I had no planned post this week. Not enough thoughts on any topic for several hundred words. No splendid photograph to feature for “Silent Sunday.” These assorted thoughts will have to do.
In the garden, old familiars are showing their faces, after a fall and winter of extremes (way too much rain and a brief period of intense cold right after Christmas). But there’s trouble in paradise: hellebores formed buds early in the warm, wet fall. They made it through the cold snap, but now they are blooming on ridiculously short stems. I don’t know if the plants will produce normal bloom stalks this spring. Worse, something has been eating the little stems between flowers and stalks, leaving buds and flowers lying on the ground. I don’t know if the culprits are birds, bugs, or rodents. I’ve never caught them in the act.
At the writing desk, the WIP is approaching completion. I’ve absorbed the suggestions of beta readers and incorporated some of them. I’m nearly finished what was intended to be a final read-through, but since I’ve made a few significant tweaks, maybe it’s a “pre-final” one. Something I’ve been doing this time around is making use of Word’s text-to-speech feature. After combing through a chapter, I highlight half a page at a time and listen to Word’s robot voice read it back to me. This is a great way to pick up on overused words and sentences that don’t sound right. After adding, deleting, or moving text while editing, I listen to the sentence or paragraph as a final check.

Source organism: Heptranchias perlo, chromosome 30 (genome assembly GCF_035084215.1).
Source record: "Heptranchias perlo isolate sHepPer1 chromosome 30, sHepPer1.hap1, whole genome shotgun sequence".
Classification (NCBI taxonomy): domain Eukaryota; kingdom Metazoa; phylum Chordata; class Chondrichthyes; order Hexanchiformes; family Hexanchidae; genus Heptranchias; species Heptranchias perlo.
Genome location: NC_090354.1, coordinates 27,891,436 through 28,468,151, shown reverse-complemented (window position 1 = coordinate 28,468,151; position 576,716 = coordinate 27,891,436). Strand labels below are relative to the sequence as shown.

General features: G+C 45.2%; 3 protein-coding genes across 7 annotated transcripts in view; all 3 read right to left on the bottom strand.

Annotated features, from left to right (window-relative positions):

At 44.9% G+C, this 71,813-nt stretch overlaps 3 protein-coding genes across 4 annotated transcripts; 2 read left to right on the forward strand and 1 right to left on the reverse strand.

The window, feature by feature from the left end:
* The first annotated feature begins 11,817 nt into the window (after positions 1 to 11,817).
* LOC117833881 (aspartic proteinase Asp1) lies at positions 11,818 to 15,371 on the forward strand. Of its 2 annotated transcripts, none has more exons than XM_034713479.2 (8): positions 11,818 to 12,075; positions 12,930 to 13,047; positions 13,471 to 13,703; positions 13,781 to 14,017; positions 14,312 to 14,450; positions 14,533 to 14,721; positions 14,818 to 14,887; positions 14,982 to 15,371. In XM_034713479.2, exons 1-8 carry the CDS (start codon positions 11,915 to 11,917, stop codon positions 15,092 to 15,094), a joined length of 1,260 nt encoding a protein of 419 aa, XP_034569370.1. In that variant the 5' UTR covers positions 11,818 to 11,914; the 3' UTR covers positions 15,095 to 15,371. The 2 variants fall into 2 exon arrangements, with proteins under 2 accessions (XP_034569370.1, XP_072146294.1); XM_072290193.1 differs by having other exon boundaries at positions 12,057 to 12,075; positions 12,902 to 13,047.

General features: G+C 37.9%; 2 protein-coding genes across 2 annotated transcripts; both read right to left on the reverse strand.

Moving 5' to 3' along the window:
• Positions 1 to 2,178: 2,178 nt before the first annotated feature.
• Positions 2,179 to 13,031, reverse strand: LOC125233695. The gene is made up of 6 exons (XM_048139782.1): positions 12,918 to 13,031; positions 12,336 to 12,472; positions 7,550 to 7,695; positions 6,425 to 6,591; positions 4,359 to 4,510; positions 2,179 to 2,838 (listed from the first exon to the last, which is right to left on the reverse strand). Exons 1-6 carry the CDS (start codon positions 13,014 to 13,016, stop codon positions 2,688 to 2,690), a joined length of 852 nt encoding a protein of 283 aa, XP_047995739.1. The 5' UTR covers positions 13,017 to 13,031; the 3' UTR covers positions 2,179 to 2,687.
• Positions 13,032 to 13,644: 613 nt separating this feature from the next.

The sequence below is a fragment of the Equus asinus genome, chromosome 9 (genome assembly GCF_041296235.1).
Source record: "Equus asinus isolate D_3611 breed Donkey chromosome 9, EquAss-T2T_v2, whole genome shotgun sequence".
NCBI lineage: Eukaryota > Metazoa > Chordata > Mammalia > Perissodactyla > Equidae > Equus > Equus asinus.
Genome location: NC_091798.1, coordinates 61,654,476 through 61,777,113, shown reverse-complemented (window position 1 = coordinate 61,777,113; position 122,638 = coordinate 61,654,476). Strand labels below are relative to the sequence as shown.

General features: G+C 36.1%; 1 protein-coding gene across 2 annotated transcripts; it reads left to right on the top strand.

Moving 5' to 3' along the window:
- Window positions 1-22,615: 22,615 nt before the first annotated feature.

I’ve noticed some things about that robot voice. Odd pronunciations, for example. The abbreviation “Dr.” sometimes becomes “Drive,” even when it’s attached to a medical person or a professor. “Bow” is always pronounced like the act of bending from the waist, even when it’s a weapon. Commas produce a pregnant pause, but em-dashes have a speeding-up effect. Single-word sentences of two- or three-syllable words or names invariably generate a slight suggestive emphasis on the final syllable. In some contexts, that sounds spot-on, but most of the time it’s just weird. On the whole, though, the robot voice is a helpful tool. And no, I haven’t given her a name.
Finally, I’m doing an accidental re-read. In relation to the WIP, I wanted to check a scene I remembered from a novel read long ago, in which a character has a disturbing experience in the New York Public Library. After a bit of thinking, I remembered the book’s author was Peter Straub, and a bit more thinking retrieved the title: Koko.
I found the scene I wanted, but then I got sucked into reading the book again. It’s been
years decades since I first read it, so it’s almost like I never have. It’s a long book–more than 500 pages. I read a few pages at the end of the day, so it will take a while. In the meantime, the TBR pile languishes…
One of the reasons Koko is so long is because Straub makes sure the reader gets to know the main characters really well. It’s almost like a real life experience hanging out with them, hearing the way they talk, and getting into their heads (which isn’t always pleasant). Point of view shifts between scenes, and is always excruciatingly close third person.
I first read this book before I started writing fiction. Reading it now, as a writer, I appreciate Straub’s techniques, which adds to the reading experience.
All right, that’s it for now! Back to the WIP and the springtime garden!
Is anyone else feeling overwhelmed these days? Or running out of blog ideas?